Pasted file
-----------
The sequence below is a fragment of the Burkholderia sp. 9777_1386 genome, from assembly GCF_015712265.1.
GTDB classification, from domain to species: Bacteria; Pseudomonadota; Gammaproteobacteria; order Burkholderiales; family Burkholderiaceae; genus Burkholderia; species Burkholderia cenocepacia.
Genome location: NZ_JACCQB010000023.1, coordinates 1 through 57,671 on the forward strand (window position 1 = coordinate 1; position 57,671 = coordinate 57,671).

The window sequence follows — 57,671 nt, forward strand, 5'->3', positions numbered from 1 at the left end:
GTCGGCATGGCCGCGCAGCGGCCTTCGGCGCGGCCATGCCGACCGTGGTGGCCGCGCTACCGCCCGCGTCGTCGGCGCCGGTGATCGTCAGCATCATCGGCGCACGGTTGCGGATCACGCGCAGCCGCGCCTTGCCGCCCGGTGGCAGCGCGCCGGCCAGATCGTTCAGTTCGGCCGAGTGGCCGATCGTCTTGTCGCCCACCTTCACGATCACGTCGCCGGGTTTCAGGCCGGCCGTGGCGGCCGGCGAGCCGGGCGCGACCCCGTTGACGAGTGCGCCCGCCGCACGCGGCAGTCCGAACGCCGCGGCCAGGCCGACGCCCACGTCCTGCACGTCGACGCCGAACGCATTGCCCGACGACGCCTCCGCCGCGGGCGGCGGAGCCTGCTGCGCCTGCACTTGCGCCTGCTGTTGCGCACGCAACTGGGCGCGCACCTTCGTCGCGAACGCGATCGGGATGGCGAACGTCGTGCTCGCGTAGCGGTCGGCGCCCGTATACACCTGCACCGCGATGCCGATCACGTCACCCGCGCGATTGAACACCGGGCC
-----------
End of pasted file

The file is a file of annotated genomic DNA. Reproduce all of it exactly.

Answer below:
The sequence below is a fragment of the Burkholderia sp. 9777_1386 genome, from assembly GCF_015712265.1.
GTDB classification, from domain to species: Bacteria; Pseudomonadota; Gammaproteobacteria; order Burkholderiales; family Burkholderiaceae; genus Burkholderia; species Burkholderia cenocepacia.
Genome location: NZ_JACCQB010000023.1, coordinates 1 through 57,671 on the forward strand (window position 1 = coordinate 1; position 57,671 = coordinate 57,671).

The window sequence follows — 57,671 nt, forward strand, 5'->3', positions numbered from 1 at the left end:
GTCGGCATGGCCGCGCAGCGGCCTTCGGCGCGGCCATGCCGACCGTGGTGGCCGCGCTACCGCCCGCGTCGTCGGCGCCGGTGATCGTCAGCATCATCGGCGCACGGTTGCGGATCACGCGCAGCCGCGCCTTGCCGCCCGGTGGCAGCGCGCCGGCCAGATCGTTCAGTTCGGCCGAGTGGCCGATCGTCTTGTCGCCCACCTTCACGATCACGTCGCCGGGTTTCAGGCCGGCCGTGGCGGCCGGCGAGCCGGGCGCGACCCCGTTGACGAGTGCGCCCGCCGCACGCGGCAGTCCGAACGCCGCGGCCAGGCCGACGCCCACGTCCTGCACGTCGACGCCGAACGCATTGCCCGACGACGCCTCCGCCGCGGGCGGCGGAGCCTGCTGCGCCTGCACTTGCGCCTGCTGTTGCGCACGCAACTGGGCGCGCACCTTCGTCGCGAACGCGATCGGGATGGCGAACGTCGTGCTCGCGTAGCGGTCGGCGCCCGTATACACCTGCACCGCGATGCCGATCACGTCACCCGCGCGATTGAACACCGGGCC